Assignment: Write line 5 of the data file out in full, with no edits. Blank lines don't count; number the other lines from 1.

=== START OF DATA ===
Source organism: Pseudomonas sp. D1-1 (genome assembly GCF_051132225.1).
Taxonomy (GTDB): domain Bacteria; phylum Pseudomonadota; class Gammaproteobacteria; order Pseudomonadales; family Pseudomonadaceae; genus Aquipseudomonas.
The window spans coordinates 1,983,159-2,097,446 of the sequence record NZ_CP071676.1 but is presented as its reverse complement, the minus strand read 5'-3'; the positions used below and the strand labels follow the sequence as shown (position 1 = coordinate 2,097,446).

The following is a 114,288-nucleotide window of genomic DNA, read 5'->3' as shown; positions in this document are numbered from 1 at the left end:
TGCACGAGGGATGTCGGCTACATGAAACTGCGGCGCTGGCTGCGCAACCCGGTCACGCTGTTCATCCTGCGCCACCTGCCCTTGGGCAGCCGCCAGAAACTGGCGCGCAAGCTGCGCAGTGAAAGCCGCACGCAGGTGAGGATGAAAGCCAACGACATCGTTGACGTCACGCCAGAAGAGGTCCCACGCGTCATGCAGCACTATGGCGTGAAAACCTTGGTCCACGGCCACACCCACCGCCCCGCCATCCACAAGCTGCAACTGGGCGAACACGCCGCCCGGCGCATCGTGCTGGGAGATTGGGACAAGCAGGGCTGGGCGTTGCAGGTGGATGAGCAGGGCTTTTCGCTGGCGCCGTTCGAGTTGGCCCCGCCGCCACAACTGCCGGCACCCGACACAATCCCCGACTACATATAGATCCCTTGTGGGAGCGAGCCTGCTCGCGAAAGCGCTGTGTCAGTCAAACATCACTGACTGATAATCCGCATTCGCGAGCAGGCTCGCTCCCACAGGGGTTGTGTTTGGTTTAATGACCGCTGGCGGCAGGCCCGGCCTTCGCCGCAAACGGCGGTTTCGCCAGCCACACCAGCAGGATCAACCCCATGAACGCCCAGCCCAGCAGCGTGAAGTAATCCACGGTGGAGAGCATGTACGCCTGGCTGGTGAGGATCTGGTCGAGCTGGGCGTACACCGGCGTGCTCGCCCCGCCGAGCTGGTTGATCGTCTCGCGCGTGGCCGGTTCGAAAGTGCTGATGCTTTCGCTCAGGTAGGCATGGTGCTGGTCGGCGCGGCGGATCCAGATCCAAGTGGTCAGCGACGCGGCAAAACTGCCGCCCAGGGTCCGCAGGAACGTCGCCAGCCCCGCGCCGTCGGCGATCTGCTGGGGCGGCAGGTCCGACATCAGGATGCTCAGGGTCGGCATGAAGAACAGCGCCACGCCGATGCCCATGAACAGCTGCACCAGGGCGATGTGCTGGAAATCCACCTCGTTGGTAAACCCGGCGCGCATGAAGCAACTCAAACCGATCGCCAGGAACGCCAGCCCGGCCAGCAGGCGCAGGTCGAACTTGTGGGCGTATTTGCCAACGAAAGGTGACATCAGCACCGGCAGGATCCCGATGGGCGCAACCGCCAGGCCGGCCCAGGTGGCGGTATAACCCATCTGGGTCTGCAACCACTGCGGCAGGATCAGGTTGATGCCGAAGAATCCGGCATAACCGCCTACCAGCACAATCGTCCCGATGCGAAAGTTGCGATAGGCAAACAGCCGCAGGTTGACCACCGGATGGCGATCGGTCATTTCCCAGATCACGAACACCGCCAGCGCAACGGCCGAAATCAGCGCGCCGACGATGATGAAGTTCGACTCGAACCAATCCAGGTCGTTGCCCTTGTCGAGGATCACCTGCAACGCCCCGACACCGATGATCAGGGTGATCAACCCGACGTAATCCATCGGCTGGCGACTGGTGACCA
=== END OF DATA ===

TGCACGAGGGATGTCGGCTACATGAAACTGCGGCGCTGGCTGCGCAACCCGGTCACGCTGTTCATCCTGCGCCACCTGCCCTTGGGCAGCCGCCAGAAACTGGCGCGCAAGCTGCGCAGTGAAAGCCGCACGCAGGTGAGGATGAAAGCCAACGACATCGTTGACGTCACGCCAGAAGAGGTCCCACGCGTCATGCAGCACTATGGCGTGAAAACCTTGGTCCACGGCCACACCCACCGCCCCGCCATCCACAAGCTGCAACTGGGCGAACACGCCGCCCGGCGCATCGTGCTGGGAGATTGGGACAAGCAGGGCTGGGCGTTGCAGGTGGATGAGCAGGGCTTTTCGCTGGCGCCGTTCGAGTTGGCCCCGCCGCCACAACTGCCGGCACCCGACACAATCCCCGACTACATATAGATCCCTTGTGGGAGCGAGCCTGCTCGCGAAAGCGCTGTGTCAGTCAAACATCACTGACTGATAATCCGCATTCGCGAGCAGGCTCGCTCCCACAGGGGTTGTGTTTGGTTTAATGACCGCTGGCGGCAGGCCCGGCCTTCGCCGCAAACGGCGGTTTCGCCAGCCACACCAGCAGGATCAACCCCATGAACGCCCAGCCCAGCAGCGTGAAGTAATCCACGGTGGAGAGCATGTACGCCTGGCTGGTGAGGATCTGGTCGAGCTGGGCGTACACCGGCGTGCTCGCCCCGCCGAGCTGGTTGATCGTCTCGCGCGTGGCCGGTTCGAAAGTGCTGATGCTTTCGCTCAGGTAGGCATGGTGCTGGTCGGCGCGGCGGATCCAGATCCAAGTGGTCAGCGACGCGGCAAAACTGCCGCCCAGGGTCCGCAGGAACGTCGCCAGCCCCGCGCCGTCGGCGATCTGCTGGGGCGGCAGGTCCGACATCAGGATGCTCAGGGTCGGCATGAAGAACAGCGCCACGCCGATGCCCATGAACAGCTGCACCAGGGCGATGTGCTGGAAATCCACCTCGTTGGTAAACCCGGCGCGCATGAAGCAACTCAAACCGATCGCCAGGAACGCCAGCCCGGCCAGCAGGCGCAGGTCGAACTTGTGGGCGTATTTGCCAACGAAAGGTGACATCAGCACCGGCAGGATCCCGATGGGCGCAACCGCCAGGCCGGCCCAGGTGGCGGTATAACCCATCTGGGTCTGCAACCACTGCGGCAGGATCAGGTTGATGCCGAAGAATCCGGCATAACCGCCTACCAGCACAATCGTCCCGATGCGAAAGTTGCGATAGGCAAACAGCCGCAGGTTGACCACCGGATGGCGATCGGTCATTTCCCAGATCACGAACACCGCCAGCGCAACGGCCGAAATCAGCGCGCCGACGATGATGAAGTTCGACTCGAACCAATCCAGGTCGTTGCCCTTGTCGAGGATCACCTGCAACGCCCCGACACCGATGATCAGGGTGATCAACCCGACGTAATCCATCGGCTGGCGACTGGTGACCA